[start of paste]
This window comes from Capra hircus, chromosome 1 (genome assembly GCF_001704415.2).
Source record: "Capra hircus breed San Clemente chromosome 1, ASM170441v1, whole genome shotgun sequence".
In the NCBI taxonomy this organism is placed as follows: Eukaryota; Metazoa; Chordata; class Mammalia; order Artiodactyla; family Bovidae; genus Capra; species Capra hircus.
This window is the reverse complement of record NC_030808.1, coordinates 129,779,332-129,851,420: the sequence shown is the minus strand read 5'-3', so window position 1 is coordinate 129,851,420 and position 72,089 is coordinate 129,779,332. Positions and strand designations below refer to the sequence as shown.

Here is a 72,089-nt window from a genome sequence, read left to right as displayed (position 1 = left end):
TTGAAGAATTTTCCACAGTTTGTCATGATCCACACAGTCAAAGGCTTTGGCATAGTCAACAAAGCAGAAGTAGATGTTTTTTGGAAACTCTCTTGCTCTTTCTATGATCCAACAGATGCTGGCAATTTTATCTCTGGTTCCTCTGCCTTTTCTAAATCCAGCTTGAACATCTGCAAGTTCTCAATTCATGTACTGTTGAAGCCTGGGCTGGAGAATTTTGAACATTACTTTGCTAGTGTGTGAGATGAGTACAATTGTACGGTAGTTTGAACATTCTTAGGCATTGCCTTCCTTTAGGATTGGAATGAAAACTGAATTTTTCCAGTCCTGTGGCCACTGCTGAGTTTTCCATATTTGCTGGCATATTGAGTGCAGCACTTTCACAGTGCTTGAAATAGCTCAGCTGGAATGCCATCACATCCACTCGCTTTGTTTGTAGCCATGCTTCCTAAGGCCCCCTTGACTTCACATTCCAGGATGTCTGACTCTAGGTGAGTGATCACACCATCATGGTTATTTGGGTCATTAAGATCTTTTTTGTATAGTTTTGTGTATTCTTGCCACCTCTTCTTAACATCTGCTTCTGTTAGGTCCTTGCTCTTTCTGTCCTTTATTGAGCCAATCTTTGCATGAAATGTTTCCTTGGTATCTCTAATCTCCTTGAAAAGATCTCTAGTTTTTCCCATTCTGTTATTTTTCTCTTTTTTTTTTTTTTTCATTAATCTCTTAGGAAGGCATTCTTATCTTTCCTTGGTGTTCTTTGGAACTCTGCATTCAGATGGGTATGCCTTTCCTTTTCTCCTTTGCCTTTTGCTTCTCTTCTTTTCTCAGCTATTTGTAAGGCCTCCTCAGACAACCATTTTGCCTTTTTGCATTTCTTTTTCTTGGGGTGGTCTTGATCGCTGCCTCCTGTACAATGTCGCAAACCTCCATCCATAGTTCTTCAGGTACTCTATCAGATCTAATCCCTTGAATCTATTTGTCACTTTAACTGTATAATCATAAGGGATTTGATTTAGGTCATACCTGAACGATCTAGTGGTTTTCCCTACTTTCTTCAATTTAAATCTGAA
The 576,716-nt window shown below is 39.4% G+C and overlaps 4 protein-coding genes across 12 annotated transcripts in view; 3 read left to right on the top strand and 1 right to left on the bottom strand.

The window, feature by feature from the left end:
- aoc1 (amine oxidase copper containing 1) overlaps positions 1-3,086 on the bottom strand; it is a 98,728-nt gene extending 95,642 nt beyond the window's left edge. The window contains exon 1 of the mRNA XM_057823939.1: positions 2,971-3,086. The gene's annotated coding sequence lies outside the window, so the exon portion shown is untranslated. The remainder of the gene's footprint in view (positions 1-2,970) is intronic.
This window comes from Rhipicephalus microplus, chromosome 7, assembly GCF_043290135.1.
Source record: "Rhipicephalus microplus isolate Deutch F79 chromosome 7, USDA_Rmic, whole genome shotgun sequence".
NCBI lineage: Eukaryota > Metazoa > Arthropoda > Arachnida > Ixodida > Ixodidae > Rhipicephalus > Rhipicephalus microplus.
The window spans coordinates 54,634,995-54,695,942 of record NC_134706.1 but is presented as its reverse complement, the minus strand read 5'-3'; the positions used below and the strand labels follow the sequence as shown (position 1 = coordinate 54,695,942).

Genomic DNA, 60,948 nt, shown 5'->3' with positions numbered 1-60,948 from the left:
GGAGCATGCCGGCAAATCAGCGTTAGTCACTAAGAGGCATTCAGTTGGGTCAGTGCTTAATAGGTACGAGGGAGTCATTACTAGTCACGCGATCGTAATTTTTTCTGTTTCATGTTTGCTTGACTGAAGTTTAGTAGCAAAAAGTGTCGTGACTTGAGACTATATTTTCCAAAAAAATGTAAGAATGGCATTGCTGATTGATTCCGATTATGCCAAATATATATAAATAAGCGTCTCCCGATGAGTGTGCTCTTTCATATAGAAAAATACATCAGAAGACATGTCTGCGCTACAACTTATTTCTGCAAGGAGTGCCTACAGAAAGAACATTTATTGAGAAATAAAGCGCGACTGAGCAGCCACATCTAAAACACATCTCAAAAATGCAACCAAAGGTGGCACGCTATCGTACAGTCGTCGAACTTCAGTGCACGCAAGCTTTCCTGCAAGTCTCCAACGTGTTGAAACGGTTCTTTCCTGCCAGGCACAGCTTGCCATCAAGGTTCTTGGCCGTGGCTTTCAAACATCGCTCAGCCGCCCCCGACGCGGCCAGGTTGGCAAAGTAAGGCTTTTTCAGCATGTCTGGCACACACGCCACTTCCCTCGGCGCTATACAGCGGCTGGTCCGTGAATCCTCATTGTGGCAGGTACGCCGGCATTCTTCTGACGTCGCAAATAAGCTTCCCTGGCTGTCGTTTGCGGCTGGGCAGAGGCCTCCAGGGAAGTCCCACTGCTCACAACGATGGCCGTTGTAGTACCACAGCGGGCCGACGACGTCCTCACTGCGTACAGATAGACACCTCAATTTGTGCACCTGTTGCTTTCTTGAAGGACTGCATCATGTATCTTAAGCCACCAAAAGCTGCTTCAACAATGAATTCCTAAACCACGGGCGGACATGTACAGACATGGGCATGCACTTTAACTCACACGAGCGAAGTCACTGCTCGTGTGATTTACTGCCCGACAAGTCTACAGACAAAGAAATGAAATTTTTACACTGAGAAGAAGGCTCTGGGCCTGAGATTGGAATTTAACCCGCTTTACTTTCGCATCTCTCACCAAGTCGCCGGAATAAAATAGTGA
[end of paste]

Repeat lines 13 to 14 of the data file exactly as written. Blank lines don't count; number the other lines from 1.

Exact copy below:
The window spans coordinates 54,634,995-54,695,942 of record NC_134706.1 but is presented as its reverse complement, the minus strand read 5'-3'; the positions used below and the strand labels follow the sequence as shown (position 1 = coordinate 54,695,942).

Genomic DNA, 60,948 nt, shown 5'->3' with positions numbered 1-60,948 from the left: